Cast your vote in comments: is the girl spinning clockwise or counterclockwise?


You are wired. What you think, feel, believe, and remember forms your background of obviousness — your overarching sense of how the world and everything in it works. Fundamentally it is your sense of how the world is. It is your basis of common sense, or what is obvious. But…it is still your perception, no matter how seemingly obvious it can be to you. It is all wrapped up in your unique experiences and interpretation thereof.

Culture provides similar experiences across a group of people, and as such manifests as most of those people having a common sense about many things, at least as they pertain to points relevant to the culture.

Tolerance manifests out of the realization that “reality” is never truly objective.


11 Responses to “Obvious”

  1. 1 troy April 9, 2011 at 3:20 pm

    I like the idea of culture, to some degree, determining common sense …and of course tolerance is that ‘glue’ holding such often divergent perceptions together.

    That figure btw, has been recently shown to rotate specific directions based on a skewed viewing angle and not some perceived hard-wiring of the observer.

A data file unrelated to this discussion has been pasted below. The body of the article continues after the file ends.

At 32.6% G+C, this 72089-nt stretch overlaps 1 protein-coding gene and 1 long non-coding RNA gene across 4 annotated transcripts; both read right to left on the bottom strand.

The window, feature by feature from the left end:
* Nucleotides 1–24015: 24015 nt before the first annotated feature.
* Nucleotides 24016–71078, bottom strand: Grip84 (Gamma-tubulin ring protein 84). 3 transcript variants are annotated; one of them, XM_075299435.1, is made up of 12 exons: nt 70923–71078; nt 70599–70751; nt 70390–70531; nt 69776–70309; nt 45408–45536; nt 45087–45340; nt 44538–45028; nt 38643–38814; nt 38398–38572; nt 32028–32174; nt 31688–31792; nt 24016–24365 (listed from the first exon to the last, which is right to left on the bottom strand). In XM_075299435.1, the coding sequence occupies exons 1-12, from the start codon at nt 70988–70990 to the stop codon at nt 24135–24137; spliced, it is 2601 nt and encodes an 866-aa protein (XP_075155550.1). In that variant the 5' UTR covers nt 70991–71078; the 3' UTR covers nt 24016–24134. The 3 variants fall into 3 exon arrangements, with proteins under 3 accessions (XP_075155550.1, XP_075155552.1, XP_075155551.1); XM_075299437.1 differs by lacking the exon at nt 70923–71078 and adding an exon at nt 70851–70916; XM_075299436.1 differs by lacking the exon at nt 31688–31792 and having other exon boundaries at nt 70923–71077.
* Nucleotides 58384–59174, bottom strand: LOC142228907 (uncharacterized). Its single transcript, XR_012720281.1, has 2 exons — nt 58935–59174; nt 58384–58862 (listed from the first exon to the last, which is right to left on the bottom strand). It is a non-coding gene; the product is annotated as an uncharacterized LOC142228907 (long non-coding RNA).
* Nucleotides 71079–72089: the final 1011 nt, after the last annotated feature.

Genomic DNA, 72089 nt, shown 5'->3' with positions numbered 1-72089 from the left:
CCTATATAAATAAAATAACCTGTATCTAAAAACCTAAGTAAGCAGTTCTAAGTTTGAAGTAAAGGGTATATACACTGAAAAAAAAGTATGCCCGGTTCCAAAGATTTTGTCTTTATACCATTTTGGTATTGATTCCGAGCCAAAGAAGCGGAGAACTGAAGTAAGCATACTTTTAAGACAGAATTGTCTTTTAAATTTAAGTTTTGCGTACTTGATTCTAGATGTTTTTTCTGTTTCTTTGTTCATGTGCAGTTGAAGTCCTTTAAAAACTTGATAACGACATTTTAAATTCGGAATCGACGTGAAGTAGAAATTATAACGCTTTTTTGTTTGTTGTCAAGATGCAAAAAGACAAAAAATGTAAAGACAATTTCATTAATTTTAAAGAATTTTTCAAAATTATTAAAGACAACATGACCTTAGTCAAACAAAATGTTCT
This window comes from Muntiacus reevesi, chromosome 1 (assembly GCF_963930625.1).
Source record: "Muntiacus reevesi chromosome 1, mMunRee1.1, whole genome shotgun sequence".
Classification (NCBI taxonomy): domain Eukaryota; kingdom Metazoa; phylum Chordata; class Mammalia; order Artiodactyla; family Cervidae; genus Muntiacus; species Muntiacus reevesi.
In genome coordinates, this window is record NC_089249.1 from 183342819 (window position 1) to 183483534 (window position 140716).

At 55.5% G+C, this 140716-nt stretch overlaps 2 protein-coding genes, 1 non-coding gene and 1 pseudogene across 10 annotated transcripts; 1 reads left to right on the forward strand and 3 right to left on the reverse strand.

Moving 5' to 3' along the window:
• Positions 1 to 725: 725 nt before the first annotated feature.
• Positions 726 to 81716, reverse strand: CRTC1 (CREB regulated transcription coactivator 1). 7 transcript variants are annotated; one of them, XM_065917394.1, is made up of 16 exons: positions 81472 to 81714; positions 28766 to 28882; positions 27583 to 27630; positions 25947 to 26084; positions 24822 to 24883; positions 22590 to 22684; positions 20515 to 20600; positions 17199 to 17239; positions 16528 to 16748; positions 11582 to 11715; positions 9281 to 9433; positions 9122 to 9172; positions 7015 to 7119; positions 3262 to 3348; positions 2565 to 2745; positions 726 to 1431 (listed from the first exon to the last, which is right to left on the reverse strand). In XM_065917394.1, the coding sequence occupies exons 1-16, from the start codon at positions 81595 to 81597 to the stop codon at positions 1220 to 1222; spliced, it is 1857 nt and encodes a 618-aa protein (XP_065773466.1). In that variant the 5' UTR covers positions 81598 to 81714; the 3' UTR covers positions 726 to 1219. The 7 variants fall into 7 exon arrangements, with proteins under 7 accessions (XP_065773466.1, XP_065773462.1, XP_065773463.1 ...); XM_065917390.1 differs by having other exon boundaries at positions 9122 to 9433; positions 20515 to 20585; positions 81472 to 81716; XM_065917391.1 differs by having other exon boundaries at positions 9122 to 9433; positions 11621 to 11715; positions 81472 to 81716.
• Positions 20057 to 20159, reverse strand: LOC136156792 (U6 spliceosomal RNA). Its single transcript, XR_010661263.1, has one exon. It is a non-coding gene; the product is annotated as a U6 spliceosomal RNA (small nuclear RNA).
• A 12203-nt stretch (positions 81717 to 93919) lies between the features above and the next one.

2. 2 David Stewart April 12, 2011 at 3:39 pm

    For me the figure rotates in different directions randomly. If I look away and back, it has reversed. I am aware of the various theories about it. None of them seem consistent with my experience. Some people seem to always see it rotating one way or the other, and have a hard time imagine it being able to spin the other way.

    • 3 troy April 13, 2011 at 6:05 am

      It’s also funny for me when I look at just a portion of the image, say the bottom …taken out of context I can notice its movement in one direction when I couldn’t see that direction before. Weird stuff! Here’s that link that I came across talking about the viewing angle…

      Click to access i0408.pdf

  3. 4 David Stewart April 13, 2011 at 3:26 pm

    Yes, if I recall correctly this paper asserts that perceived rotation direction stems partly from an assumption that (though it’s ambiguous) the observer is looking from slightly above rather than below. Still a bias, a “wiring” of sorts. Further, however, I think it has also been shown that the above or below perspective is influenced by where in the rotation cycle one’s eye focuses on it. But I don’t recall the details.

    Today I cannot make it rotate counter-clockwise. Other times it has been easy to do this.

  4. 5 Anonymous January 17, 2015 at 1:15 pm


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